Navigation Links
Insulin may reduce several inflammatory factors induced by bacterial infection
Date:9/8/2010

BUFFALO, N.Y. -- Treating intensive care patients who develop life-threatening bacterial infections, or septicemia, with insulin potentially could reduce their chances of succumbing to the infection, if results of a new preliminary study can be replicated in a larger study.

A paper published online ahead of print in Diabetes Care reports that insulin lowered the amount of inflammation and oxidative stress in study participants who had been injected with a common bacteria, or endotoxin, known as LPS (lipopolysaccharide).

The study was conducted by University at Buffalo endocrinologists at Kaleida Health's Diabetes-Endocrinology Center of Western New York.

LPS, found in the outer membrane of various gram-negative bacteria, is known to increase the ability of the bacteria to cause hemorrhage, necrosis of the kidneys and shock, especially in immune-compromised patients.

The study involved 19 healthy subjects who were injected after an overnight fast with a dose of the endotoxin based on their weight. After the endotoxin injection, 10 participants were infused with insulin (plus dextrose to maintain normal glucose levels), and nine received saline to mimic the insulin infusion.

The infusions continued for six hours following the endotoxin injections. Participants then ate a 900 calorie meal and ate nothing else until the following morning.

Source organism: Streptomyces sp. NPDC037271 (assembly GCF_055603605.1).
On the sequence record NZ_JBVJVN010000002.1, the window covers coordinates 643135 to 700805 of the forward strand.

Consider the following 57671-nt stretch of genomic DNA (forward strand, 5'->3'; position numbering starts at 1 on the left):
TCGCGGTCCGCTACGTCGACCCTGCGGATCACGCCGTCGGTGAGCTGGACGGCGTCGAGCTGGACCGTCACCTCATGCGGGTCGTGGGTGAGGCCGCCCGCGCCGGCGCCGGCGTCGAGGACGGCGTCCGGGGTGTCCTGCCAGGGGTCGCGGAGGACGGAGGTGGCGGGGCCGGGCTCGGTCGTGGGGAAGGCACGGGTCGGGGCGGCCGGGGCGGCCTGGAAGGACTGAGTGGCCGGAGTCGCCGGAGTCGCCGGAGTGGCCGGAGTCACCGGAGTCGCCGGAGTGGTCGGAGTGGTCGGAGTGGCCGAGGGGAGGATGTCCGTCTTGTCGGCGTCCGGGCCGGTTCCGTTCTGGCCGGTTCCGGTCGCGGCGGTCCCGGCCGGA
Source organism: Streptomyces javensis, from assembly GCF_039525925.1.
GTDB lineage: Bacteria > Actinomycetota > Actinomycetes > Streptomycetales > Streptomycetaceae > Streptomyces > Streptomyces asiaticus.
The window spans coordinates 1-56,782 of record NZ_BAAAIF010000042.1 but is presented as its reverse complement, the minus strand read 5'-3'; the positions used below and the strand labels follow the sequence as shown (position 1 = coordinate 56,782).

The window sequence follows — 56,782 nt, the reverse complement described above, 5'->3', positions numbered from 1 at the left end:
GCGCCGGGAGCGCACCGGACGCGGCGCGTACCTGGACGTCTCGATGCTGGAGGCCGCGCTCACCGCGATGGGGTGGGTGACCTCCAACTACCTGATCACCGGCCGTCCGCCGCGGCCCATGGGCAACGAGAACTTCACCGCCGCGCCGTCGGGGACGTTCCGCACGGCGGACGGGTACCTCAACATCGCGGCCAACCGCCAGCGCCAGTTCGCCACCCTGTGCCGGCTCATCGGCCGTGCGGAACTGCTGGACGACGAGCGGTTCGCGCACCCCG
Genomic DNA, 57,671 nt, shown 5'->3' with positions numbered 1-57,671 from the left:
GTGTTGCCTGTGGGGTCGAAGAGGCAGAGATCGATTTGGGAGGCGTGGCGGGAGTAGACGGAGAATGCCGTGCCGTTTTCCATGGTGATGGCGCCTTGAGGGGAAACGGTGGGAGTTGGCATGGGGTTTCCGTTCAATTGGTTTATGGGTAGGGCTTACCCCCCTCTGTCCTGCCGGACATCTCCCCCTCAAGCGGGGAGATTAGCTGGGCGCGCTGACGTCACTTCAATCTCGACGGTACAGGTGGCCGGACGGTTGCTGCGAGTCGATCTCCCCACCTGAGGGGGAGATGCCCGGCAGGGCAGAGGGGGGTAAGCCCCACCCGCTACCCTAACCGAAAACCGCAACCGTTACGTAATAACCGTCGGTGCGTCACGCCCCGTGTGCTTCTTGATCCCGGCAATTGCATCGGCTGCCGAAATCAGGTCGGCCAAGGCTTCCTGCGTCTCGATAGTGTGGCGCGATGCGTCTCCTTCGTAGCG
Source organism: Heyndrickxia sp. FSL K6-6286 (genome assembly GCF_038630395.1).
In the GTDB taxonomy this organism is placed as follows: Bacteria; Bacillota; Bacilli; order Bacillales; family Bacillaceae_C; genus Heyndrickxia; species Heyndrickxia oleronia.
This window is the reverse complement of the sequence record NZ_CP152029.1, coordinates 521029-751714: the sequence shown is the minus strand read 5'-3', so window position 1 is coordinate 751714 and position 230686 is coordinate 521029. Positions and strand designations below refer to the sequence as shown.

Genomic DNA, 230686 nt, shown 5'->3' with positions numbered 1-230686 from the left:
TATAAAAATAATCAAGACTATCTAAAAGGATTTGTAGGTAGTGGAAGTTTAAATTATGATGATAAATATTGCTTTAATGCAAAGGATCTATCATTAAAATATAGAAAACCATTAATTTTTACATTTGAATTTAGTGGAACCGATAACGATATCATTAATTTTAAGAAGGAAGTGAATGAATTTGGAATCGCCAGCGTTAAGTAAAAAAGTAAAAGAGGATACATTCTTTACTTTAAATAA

Researchers monitored the subjects' temperature, pulse, blood pressure, headaches, body aches and chills for 24 hours following the endotoxin injection. Blood samples were collected one hour before the injection, at the time of injection and at one, two, four, six and 24 hours afterwards.

Monitoring showed that the endotoxin raised body temperature by three degrees -- from 98 to a peak of 101.3 at the four-hour mark, and produced body aches and headaches, which peaked between one and two hours. Results showed that insulin reduced the body-aches score but had no effect on temperature,

In addition, the endotoxin induced a rapid rise in several destructive and inflammatory factors, including reactive oxygen species (free radicals) and products of nitric oxide and fat metabolism. The insulin infusion led to total elimination of several pro-inflammatory factors and to a significant reduction in generation of reactive oxygen species and the products of fat metabolism.

Paresh Dandona, MD, PhD, UB distinguished professor of medicine and senior author on the study, says this study confirms the expectations arising out of the researchers' initial discovery of the anti-inflammatory effect of insulin.

"This study lays the foundation for further studies based on insulin infusion and the normalization of blood glucose concentrations in patients with endotoxemia and septicemia," says Dandona.

"Our endocrinology group demonstrated previously that insulin also has anti-inflammatory and cardioprotective effects in patients who had a heart attack, and we currently are conducting a study on the potential beneficial effects of insulin on acute stroke.